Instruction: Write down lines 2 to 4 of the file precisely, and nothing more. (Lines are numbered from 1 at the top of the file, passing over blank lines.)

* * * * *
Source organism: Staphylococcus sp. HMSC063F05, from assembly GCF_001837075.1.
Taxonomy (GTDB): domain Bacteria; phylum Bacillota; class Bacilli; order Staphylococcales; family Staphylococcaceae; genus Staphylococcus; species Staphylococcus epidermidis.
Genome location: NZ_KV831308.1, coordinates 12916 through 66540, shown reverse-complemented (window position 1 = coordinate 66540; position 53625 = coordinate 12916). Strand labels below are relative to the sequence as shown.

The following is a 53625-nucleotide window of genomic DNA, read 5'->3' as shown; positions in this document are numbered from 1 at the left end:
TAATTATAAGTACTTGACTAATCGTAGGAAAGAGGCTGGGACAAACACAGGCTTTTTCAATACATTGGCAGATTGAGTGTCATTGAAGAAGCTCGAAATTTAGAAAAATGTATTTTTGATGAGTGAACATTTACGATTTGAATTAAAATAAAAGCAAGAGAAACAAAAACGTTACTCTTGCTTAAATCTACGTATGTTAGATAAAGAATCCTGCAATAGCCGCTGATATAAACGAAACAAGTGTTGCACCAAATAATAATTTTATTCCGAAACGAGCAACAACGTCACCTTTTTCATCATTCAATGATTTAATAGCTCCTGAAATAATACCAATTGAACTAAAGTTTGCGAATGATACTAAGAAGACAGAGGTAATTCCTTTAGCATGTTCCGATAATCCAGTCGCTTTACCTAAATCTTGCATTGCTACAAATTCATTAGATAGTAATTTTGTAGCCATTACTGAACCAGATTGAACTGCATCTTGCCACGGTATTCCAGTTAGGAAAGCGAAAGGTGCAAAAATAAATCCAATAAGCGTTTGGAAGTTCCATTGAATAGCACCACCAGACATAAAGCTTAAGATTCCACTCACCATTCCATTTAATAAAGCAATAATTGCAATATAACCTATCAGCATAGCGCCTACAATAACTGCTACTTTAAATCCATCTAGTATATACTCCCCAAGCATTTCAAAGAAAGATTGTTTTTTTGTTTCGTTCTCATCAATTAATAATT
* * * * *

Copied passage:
Taxonomy (GTDB): domain Bacteria; phylum Bacillota; class Bacilli; order Staphylococcales; family Staphylococcaceae; genus Staphylococcus; species Staphylococcus epidermidis.
Genome location: NZ_KV831308.1, coordinates 12916 through 66540, shown reverse-complemented (window position 1 = coordinate 66540; position 53625 = coordinate 12916). Strand labels below are relative to the sequence as shown.

The following is a 53625-nucleotide window of genomic DNA, read 5'->3' as shown; positions in this document are numbered from 1 at the left end: